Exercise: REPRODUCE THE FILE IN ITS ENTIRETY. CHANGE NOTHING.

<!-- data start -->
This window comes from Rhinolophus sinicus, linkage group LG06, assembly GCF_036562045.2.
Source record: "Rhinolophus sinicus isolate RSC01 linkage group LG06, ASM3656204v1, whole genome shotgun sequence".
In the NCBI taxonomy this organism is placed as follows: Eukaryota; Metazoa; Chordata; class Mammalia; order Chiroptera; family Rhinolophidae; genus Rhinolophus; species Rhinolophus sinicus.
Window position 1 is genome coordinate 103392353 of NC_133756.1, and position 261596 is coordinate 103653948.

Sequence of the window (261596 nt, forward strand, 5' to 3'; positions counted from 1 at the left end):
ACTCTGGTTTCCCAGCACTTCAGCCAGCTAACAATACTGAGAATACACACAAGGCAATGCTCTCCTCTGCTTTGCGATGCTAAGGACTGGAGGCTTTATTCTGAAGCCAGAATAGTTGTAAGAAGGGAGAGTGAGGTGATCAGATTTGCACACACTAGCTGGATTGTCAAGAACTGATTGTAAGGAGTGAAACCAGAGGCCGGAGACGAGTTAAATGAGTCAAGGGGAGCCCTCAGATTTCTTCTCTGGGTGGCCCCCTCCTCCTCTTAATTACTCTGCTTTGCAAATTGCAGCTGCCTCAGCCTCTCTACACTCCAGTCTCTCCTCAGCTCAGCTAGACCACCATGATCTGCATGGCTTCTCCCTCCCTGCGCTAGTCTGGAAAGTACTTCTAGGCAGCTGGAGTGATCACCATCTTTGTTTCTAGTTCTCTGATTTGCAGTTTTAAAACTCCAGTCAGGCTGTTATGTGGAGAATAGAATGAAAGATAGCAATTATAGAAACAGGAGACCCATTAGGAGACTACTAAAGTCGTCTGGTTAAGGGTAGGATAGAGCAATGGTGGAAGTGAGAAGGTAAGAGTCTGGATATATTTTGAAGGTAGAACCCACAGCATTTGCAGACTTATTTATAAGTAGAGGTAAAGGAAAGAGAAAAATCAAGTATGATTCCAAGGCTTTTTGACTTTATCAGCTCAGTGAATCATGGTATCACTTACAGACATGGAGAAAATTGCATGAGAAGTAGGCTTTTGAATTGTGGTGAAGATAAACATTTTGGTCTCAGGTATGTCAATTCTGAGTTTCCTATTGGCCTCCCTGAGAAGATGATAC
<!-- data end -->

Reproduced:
This window comes from Rhinolophus sinicus, linkage group LG06, assembly GCF_036562045.2.
Source record: "Rhinolophus sinicus isolate RSC01 linkage group LG06, ASM3656204v1, whole genome shotgun sequence".
In the NCBI taxonomy this organism is placed as follows: Eukaryota; Metazoa; Chordata; class Mammalia; order Chiroptera; family Rhinolophidae; genus Rhinolophus; species Rhinolophus sinicus.
Window position 1 is genome coordinate 103392353 of NC_133756.1, and position 261596 is coordinate 103653948.

Sequence of the window (261596 nt, forward strand, 5' to 3'; positions counted from 1 at the left end):
ACTCTGGTTTCCCAGCACTTCAGCCAGCTAACAATACTGAGAATACACACAAGGCAATGCTCTCCTCTGCTTTGCGATGCTAAGGACTGGAGGCTTTATTCTGAAGCCAGAATAGTTGTAAGAAGGGAGAGTGAGGTGATCAGATTTGCACACACTAGCTGGATTGTCAAGAACTGATTGTAAGGAGTGAAACCAGAGGCCGGAGACGAGTTAAATGAGTCAAGGGGAGCCCTCAGATTTCTTCTCTGGGTGGCCCCCTCCTCCTCTTAATTACTCTGCTTTGCAAATTGCAGCTGCCTCAGCCTCTCTACACTCCAGTCTCTCCTCAGCTCAGCTAGACCACCATGATCTGCATGGCTTCTCCCTCCCTGCGCTAGTCTGGAAAGTACTTCTAGGCAGCTGGAGTGATCACCATCTTTGTTTCTAGTTCTCTGATTTGCAGTTTTAAAACTCCAGTCAGGCTGTTATGTGGAGAATAGAATGAAAGATAGCAATTATAGAAACAGGAGACCCATTAGGAGACTACTAAAGTCGTCTGGTTAAGGGTAGGATAGAGCAATGGTGGAAGTGAGAAGGTAAGAGTCTGGATATATTTTGAAGGTAGAACCCACAGCATTTGCAGACTTATTTATAAGTAGAGGTAAAGGAAAGAGAAAAATCAAGTATGATTCCAAGGCTTTTTGACTTTATCAGCTCAGTGAATCATGGTATCACTTACAGACATGGAGAAAATTGCATGAGAAGTAGGCTTTTGAATTGTGGTGAAGATAAACATTTTGGTCTCAGGTATGTCAATTCTGAGTTTCCTATTGGCCTCCCTGAGAAGATGATAC